We then headed off through Fry Canyon (aptly named), and came upon a man in a broke down Subaru, stuffed to the gills with all his belongings, in a beautiful, but dreadful place on US 95 South of Hyte. It seemed hours in either direction to water or civilization, but he was content in waiting it out. He gave us a phone number of someone nearby (3 hours away) to call who might be able to come help him. When we called the person, (an hour away where we first got phone service) they seemed a bit bent out of shape that we bothered them. Once again, we felt blessed to have our traveling home on wheels.

Had lunch overlooking a reservoir at Hyte Canyon. Then carried on up Hwy 95 through an area so desolate, I dubbed Utah as Americas Gravel Pit. No offence to Utonians, but this place is dry, arid, treeless and waterless.

Where is the exit?

2017-07-12 On to Utah: Arches National Park

Got some sugary doughnuts at ColoraDOUGH donuts for breakfast which proved to be a little much for ALL of our bellies. We left Glenwood Springs going South on 133 thinking we would get a view of Maroon Bells (which we never did), but it was a beautiful road none the less. Again we found a great place to pull over and have lunch at the summit of the mountains.

As we crested the Mountains and came down the western slope towards Utah the terrain became more and more treeless and drier.

We stopped in a Visitor Welcome Center, got some info on dispersed camping, the low down on visiting the parks, and got out of Moabs crowded touristy atmosphere as soon as we could..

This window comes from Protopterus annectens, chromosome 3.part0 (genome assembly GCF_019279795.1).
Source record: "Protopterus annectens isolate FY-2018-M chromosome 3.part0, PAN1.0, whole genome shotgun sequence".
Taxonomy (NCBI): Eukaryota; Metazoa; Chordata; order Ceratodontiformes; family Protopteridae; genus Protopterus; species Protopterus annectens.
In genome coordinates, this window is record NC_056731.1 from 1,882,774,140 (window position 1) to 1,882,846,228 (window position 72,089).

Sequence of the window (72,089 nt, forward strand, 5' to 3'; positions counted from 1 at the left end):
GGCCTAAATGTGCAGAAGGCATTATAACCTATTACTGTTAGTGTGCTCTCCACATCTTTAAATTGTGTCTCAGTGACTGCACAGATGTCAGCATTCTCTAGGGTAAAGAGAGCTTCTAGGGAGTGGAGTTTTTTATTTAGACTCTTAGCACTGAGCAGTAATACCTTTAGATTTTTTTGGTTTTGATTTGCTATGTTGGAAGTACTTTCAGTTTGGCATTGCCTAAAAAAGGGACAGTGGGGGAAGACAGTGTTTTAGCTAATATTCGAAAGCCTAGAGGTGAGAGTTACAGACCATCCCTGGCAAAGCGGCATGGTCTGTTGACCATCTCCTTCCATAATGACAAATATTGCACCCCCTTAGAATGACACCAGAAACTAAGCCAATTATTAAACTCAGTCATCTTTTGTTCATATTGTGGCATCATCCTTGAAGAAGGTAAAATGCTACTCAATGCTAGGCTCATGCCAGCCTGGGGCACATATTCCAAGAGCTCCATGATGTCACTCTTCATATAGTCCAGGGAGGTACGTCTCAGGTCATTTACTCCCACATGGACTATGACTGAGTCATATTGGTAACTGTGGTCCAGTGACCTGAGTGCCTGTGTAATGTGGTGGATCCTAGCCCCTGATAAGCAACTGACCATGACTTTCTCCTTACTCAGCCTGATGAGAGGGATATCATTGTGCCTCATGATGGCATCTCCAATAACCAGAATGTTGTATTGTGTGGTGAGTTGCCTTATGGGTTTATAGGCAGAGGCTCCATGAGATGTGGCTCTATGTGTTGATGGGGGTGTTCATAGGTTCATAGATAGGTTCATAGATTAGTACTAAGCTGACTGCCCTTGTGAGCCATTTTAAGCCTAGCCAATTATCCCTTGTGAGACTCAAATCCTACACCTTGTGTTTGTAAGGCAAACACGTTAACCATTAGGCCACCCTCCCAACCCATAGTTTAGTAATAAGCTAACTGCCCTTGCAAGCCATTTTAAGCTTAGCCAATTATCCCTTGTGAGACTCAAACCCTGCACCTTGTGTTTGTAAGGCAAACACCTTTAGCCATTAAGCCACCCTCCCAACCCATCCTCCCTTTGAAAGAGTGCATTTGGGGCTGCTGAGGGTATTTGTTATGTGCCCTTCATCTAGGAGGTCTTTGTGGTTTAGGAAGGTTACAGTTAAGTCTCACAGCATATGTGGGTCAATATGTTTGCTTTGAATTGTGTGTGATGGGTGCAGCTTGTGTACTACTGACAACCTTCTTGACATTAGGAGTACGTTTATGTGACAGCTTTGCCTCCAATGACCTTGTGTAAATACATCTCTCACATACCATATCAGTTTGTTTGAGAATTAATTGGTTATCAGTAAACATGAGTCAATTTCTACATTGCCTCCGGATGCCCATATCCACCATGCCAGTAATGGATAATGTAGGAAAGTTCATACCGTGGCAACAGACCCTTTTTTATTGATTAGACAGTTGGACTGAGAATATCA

Ended up in the La Sal National Forest just South of Moab where there was plenty of “backwoods” camping, the elevation was higher, the temps were cooler, and there were even a few trees!

In the morning, we made an early run for Arches to try and beat the crowds and the heat.
Hiked a couple shorter trails and admired the other wordly landscape. Arches had just received their first rain in two months (though you couldn’t tell it, I cant imagine how it looked BEFORE the rain), and a few of the trails and roads were closed down “due to flooding”…. Flooding?? Hah, these folks don’t know what “flooding” is…

And. apparently, some of their tourists have a little difficulty with toilet training….

Really?

“Sit on the toilet during use”?
“Do not stand on the toilet”??
“Do not use the floor. Use the toilet”??
These are things people need a SIGN for????

 

2017-07-11 Colorado: Glenwood Canyon, Hanging Lake

We headed down the Trough road (some dirt) along the Columbia River and had lunch roadside in the Aspens near the crest of the mountains.

   

The Glenwood Canyon Highway is worth the trip in itself! Awesome Road built through a narrow canyon. Indescribable – the last major Highway project done by the federal government I am told.. This cost us lots of money – go drive it!

The trail to Hanging Lake is somewhere along the highway. The road department went to great effort to avoid destroying this natural wonderland.. again – go see it!

 

 

 

 

 

 

Jennifer says it is still the favorite thing she saw during the entire trip. My pictures don’t do it justice.

 

 

 

 

 

 

 

 

 

 

 

 

 

 

 

 

 

 

 

 

Don’t miss the big waterfall just above the lake..

C’mon, you’ve made it this far;

you. can. do. it.

 

  After Climbing 1000 feet in a little more than a mile, and then descending back down the same trail, this is how I felt als0…

only I didn’t have the energy left to jump. 🙂